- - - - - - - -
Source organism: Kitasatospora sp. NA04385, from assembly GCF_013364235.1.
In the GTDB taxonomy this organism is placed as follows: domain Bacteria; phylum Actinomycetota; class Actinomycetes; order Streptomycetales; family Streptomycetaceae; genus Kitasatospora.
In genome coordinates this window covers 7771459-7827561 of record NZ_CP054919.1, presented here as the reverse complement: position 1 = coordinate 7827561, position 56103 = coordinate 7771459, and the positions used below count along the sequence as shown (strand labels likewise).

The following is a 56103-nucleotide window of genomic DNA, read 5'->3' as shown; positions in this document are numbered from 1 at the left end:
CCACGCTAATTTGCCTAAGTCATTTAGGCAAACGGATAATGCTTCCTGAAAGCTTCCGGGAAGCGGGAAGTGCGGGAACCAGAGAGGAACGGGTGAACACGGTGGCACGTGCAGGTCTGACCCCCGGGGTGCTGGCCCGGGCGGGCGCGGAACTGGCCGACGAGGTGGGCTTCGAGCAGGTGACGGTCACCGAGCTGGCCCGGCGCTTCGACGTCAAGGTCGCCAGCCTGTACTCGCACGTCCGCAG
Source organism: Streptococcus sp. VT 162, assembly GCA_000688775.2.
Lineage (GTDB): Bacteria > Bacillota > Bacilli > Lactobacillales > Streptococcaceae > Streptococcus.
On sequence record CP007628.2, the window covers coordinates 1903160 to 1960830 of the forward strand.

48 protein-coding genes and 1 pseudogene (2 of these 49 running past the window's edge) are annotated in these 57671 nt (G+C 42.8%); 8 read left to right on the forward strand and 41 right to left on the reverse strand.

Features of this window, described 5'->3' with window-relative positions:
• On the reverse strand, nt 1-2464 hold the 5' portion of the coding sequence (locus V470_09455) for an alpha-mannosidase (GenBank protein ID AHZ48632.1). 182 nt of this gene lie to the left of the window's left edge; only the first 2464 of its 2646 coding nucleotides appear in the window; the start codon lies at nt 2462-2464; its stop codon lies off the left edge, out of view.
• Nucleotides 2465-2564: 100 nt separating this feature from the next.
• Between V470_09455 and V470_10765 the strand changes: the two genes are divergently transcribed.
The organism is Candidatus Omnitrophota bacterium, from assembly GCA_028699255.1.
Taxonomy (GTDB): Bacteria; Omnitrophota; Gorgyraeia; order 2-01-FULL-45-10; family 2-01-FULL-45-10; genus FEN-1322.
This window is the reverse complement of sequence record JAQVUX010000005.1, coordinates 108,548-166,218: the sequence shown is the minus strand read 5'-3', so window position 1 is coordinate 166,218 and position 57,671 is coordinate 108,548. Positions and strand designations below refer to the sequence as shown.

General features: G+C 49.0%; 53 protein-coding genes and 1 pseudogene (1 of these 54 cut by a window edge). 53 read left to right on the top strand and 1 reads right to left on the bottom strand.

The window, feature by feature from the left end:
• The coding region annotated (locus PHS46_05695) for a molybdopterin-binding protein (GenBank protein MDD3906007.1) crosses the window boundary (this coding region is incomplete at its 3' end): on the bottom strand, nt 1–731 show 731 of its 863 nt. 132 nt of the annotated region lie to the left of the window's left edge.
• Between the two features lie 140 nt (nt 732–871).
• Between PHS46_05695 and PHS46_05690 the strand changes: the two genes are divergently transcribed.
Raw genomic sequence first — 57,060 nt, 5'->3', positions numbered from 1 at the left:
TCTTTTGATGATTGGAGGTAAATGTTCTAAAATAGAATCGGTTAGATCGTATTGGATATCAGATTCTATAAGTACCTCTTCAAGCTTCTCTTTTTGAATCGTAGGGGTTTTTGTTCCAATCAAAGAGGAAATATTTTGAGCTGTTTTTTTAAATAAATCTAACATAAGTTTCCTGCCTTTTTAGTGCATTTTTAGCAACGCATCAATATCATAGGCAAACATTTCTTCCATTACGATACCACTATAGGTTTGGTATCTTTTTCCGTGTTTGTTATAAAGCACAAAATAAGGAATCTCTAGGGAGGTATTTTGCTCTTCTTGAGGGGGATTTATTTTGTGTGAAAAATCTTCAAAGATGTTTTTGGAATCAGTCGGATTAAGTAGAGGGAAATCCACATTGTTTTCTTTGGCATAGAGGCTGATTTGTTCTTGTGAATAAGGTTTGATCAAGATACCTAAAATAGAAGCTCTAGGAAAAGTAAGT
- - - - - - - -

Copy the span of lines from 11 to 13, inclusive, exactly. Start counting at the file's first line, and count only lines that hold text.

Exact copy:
• On the reverse strand, nt 1-2464 hold the 5' portion of the coding sequence (locus V470_09455) for an alpha-mannosidase (GenBank protein ID AHZ48632.1). 182 nt of this gene lie to the left of the window's left edge; only the first 2464 of its 2646 coding nucleotides appear in the window; the start codon lies at nt 2462-2464; its stop codon lies off the left edge, out of view.
• Nucleotides 2465-2564: 100 nt separating this feature from the next.
• Between V470_09455 and V470_10765 the strand changes: the two genes are divergently transcribed.